The morphology of the freeze-cast foam is summarized in Fig. 1. Its overall size and form is given by the mold inner dimensions and is retained throughout the templating procedure (Fig. 1a). The small PU nanoparticles are fused together into PU lamellae during ice-crystal growth and thermal annealing, resulting in a continuous polymer matrix. This polymer matrix is highly anisotropic as can be inferred from the photograph, the micro-computed tomography (microCT) image, and the scanning electron microscopy (SEM) images (Fig. 1a–d). Fig. 1b demonstrates that a preferential orientation is imposed only along the direction of ice growth, with large pores, which are at least 930 μm long and have an aspect ratio >31. We term this axis as the “parallel” axis, throughout this work. The axes orthogonal to the direction of ice-growth are termed “perpendicular”. As shown in the microCT image (Fig. 1b and video in the ESI), these continuous lamellae are curvilinear, without any preferential alignment in the plane perpendicular to the ice-growth direction. The lamellar thicknesses were ∼5–10 μm and their inter-lamellar distances are on the order of 10–30 μm (Table S1, ESI), which is in accordance with the length scales reported in the literature.19 A closer inspection of Fig. 1d reveals the influence of dendritic ice, which templates into regularly spaced protrusions (∼13 μm) on the sidewall of the PU lamellae (also highlighted in Fig. S5e, ESI).19 The freeze-casting process is robust and reliably results in pore sizes of 10–30 μm.


image file: c6mh00495d-f1.tif
Fig. 1 (a) Top: Photograph of the PUpure foam after freeze-drying and thermal annealing (scale bar: 2.5 mm). Even macroscopically, the upright orientation of the lamellae can be inferred. Bottom: Schematic representation of the lamellae formation during the ice-crystal growth in an aqueous dispersion. (b) Microtomography image of a PUpure foam. The length of the cube is 930 μm. The lamellae are oriented along the ice growth direction without preferential orientation within the perpendicular planes. (c) SEM top-view image of the PUpure lamellae showing no preferential orientation perpendicular to the ice-growth direction (scale bar: 100 μm). (d) Side-view SEM image of the PUpure lamellae showing dendritic undulations on the lamellae surfaces and strong orientation along the direction of ice growth (scale bar: 100 μm).

Differential scanning calorimetry (DSC, Fig. S6, ESI) and X-ray diffraction (XRD, Fig. S7, ESI) measurements were used to characterize the polymer microstructure of the PU foam. Both measurements indicated the absence of crystalline domains and suggested that the PU was in an amorphous state at room temperature.

The thermal diffusivity of this foam was assessed by Xenon flash analysis (XFA). The foam monolith was cut along its perpendicular and parallel planes in order to obtain thin slabs, which allowed for the anisotropic thermal transport characterization.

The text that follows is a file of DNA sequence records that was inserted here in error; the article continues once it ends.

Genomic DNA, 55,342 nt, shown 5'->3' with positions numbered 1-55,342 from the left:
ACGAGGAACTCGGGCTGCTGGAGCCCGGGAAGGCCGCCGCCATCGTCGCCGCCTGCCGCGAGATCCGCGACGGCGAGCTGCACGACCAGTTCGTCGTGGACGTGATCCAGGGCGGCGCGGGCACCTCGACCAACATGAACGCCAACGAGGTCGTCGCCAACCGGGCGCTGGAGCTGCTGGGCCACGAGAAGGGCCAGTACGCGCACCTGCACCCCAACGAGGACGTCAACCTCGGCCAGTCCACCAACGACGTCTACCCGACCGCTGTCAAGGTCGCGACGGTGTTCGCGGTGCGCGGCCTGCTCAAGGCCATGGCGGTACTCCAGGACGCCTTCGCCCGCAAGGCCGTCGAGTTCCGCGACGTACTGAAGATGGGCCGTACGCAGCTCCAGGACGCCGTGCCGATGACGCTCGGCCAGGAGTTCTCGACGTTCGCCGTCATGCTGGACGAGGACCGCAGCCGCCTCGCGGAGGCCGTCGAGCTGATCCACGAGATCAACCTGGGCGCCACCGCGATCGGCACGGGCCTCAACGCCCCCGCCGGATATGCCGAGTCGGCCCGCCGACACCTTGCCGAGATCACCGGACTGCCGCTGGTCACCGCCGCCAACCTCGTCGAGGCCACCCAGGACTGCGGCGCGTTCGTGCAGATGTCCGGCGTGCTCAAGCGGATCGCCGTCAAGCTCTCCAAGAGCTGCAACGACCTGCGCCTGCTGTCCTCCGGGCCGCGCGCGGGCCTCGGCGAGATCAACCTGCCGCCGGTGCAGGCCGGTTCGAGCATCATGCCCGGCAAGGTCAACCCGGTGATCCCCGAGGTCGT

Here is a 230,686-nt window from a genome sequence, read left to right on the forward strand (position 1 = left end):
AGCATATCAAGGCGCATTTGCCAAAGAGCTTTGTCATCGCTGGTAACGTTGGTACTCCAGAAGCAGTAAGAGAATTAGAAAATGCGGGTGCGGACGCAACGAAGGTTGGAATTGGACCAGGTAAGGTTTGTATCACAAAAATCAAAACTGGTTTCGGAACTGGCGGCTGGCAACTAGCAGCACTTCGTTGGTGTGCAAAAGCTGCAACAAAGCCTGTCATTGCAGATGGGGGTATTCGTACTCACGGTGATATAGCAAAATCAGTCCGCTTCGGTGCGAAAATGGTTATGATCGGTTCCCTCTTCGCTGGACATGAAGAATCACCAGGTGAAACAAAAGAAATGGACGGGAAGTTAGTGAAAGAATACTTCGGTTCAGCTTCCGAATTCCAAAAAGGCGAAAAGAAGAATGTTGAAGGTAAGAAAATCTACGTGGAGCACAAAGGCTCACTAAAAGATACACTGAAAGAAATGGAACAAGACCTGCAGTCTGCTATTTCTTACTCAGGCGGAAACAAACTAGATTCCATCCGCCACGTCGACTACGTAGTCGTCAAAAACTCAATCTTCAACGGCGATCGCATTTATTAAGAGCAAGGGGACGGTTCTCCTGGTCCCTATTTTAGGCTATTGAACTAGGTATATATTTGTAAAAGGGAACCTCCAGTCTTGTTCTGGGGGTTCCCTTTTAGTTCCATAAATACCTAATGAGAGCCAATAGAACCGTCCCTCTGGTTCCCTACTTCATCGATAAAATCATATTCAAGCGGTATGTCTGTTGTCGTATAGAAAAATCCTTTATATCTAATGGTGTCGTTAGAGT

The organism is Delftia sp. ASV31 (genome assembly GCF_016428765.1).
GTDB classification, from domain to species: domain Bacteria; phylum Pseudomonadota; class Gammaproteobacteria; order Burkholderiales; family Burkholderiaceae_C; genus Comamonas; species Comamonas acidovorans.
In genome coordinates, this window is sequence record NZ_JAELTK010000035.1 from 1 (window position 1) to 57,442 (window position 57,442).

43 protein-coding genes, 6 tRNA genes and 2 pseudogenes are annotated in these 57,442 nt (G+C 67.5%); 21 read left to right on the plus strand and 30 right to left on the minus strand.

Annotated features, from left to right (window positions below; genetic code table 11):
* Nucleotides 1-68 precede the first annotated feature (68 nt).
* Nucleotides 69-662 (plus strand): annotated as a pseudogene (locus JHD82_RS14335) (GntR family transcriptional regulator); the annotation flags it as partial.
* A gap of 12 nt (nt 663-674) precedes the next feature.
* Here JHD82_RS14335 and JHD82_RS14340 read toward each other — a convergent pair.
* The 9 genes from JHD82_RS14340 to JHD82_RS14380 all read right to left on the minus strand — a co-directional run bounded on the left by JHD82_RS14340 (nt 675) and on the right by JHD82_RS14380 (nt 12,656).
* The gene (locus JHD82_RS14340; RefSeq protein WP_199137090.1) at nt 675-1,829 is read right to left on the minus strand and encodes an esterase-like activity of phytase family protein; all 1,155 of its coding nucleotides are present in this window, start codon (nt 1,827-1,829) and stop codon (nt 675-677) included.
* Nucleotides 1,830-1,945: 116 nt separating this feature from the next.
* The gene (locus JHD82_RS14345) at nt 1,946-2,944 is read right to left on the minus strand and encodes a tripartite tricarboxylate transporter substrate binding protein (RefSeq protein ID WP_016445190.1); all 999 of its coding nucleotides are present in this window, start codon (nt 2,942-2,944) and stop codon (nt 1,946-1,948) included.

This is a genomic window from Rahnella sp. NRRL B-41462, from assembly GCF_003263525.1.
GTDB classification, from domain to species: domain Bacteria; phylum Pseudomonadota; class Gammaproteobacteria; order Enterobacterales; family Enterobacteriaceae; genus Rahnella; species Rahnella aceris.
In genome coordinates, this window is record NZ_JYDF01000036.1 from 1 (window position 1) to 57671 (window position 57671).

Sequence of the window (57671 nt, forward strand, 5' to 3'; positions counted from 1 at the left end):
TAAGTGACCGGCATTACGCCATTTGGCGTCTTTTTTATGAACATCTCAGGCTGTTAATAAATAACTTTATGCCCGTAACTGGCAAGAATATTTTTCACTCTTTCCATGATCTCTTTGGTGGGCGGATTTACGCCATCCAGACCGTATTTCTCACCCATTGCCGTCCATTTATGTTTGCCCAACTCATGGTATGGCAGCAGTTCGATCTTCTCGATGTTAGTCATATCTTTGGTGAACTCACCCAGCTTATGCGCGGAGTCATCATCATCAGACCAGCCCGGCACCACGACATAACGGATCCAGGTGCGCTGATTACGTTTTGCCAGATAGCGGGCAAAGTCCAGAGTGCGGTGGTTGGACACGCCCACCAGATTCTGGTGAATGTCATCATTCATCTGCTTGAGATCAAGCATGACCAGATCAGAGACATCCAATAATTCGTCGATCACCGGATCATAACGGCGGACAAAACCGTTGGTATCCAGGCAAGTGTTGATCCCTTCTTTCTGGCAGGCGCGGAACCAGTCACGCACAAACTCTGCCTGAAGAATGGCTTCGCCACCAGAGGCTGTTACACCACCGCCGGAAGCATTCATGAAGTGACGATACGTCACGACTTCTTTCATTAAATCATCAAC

The thermal diffusivity was then used to calculate the thermal conductivity, κ, using

 
κ = α·cp·ρ(1)
where the specific heat capacity, cp, of the PU matrix was obtained by DSC, and ρ was the density of the foam. In vacuum, the thermal conductivity along the parallel orientation, κpara, was measured to be 59 ± 3 mW m−1 K−1, while in the perpendicular orientation, κperp, was only 11 ± 1 mW m−1 K−1. In either direction, the thermal conductivities are significantly reduced compared to bulk PU (∼200 mW m−1 K−1),22 due to their higher porosity.

For our system in vacuum, we found a ratio of parallel to perpendicular thermal conductivity of ∼5.4. This can be qualitatively visualized when exciting a thin slab of this foam by a small heat source, in our case a focused laser beam. As can be seen in Fig. 2e, the temperature spreads isotropically when the lamellae are oriented parallel to the laser beam. However, upon perpendicular orientation the temperature distribution is anisotropic following the preferential orientation of the lamellae (horizontal in Fig. 2e).


image file: c6mh00495d-f2.tif
Fig. 2 (a–d) Thermal conductivities of PUpure foams in the parallel (blue) and perpendicular (red) orientations. (a) States of anisotropic and isotropic thermal conductivity of PUpurevia cycling between vacuum (<1 mbar) and helium (1000 mbar). (b) Corresponding parallel (blue) and perpendicular (red) thermal conductivities at various pressures of helium. (c) Cycling between air and helium at a constant pressure of 980 mbar. (d) Corresponding parallel (blue) and perpendicular (red) thermal conductivities at various volume fractions of helium in a helium/air mixture. (e) Infrared thermograms of thin slabs of PUpure irradiated by a small laser spot on the backside. The temperature distribution after ∼30 s of laser exposure indicates the anisotropic temperature spreading in a vacuum (left panels). In helium (right panels) the temperature distribution resumes a more isotropic behavior. The numbers in the top right corner indicate the nominal laser power used to achieve comparable temperatures. (f) Cartoon of the orientation of the anisotropic PU foam used for the thermograms shown in (e).